The one sure thing in college football – and any sport for that matter – is that nothing is for sure. Look no farther than Appalachian State’s monumental upset of Michigan (ranked Top 5 in the preseason poll) in Week 1 last season.

Mathhew McCounaughdouche is happy with the preseason college football rankings. As always, Texas is at the top.

Mathhew McCounaughadouche is happy with the preseason college football rankings. As always, his Longhorns are at the top.

Yet year after year, the NCAA churns out preseason rankings. As you know, coaches determine the USA Today Poll. With about 120 Division I football programs, what kind of read do they have on the teams outside of their conference at this point? Hopefully not much of a read – if they’re doing their job.

So once again, dreadfully inaccurate polls come out in the preseason, putting schools that are off the preseason radar at an immediate disadvantage. Working your way into a BCS Bowl game is much tougher coming from the unranked, and much easier for the OSU, USC, and UF’s of the world, plopped into the preseason Top 10 year after year after year.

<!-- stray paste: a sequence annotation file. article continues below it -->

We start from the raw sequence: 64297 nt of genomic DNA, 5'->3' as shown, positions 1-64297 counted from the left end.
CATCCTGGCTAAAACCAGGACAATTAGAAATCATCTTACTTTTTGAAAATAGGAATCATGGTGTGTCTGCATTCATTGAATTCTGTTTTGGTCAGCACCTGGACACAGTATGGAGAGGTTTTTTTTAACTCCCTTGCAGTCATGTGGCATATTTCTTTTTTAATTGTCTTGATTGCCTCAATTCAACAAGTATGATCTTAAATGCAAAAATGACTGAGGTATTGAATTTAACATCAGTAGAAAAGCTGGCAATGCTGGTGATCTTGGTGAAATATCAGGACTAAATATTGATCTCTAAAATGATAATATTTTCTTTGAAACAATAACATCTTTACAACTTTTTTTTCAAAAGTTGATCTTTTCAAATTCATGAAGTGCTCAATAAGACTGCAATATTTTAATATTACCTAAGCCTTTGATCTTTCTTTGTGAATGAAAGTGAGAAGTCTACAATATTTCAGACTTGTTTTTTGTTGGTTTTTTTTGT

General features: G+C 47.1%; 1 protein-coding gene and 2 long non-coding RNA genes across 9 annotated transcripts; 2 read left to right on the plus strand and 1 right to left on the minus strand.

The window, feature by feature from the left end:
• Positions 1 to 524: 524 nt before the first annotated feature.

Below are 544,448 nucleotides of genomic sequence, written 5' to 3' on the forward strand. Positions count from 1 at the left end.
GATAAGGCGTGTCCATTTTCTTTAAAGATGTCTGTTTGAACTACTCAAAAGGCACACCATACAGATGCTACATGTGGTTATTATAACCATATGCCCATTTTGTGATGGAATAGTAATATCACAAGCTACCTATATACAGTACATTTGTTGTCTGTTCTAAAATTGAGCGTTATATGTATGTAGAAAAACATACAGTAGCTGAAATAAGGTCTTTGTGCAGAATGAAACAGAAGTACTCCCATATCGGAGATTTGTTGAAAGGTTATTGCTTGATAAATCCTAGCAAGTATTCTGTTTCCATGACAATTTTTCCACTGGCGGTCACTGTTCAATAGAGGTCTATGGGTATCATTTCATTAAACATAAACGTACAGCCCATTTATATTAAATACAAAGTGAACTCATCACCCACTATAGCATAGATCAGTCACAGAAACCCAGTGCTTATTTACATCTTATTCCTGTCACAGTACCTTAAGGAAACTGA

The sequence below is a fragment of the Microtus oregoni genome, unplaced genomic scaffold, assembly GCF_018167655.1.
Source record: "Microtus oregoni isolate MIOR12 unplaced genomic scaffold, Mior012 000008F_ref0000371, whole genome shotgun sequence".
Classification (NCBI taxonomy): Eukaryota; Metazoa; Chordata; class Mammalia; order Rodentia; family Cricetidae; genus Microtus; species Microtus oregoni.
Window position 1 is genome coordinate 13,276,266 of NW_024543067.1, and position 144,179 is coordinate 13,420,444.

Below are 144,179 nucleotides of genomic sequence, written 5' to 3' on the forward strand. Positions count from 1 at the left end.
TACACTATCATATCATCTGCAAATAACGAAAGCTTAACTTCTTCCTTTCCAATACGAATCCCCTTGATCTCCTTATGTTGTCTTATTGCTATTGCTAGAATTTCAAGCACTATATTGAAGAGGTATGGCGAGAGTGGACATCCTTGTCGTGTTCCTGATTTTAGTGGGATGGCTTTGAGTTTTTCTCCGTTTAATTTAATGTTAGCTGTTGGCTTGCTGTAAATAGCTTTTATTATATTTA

How wrong were the preseason rankings last year? Michigan was ranked Top 5 in both polls, only to get beat by a DII school in Week 1. Missouri was unranked in both polls, and finished Top 5 in both. Kansas didn’t receive a single vote in either preseason poll, but finished in the Top 10 in both.

In 2004, do you think it hurt Auburn – who finished the season undefeated – when they were ranked near the bottom of the polls to begin the season? USC and Oklahoma were No. 1 and 2 respectively in the preseason polls and played in the title game. Oklahoma came into that title game with a regular-season loss and got routed, while unbeaten Auburn took care of business in the Sugar Bowl.

So what team will get screwed by inaccurate preseason rankings this year? Nobody knows, which is exactly why it’s a joke.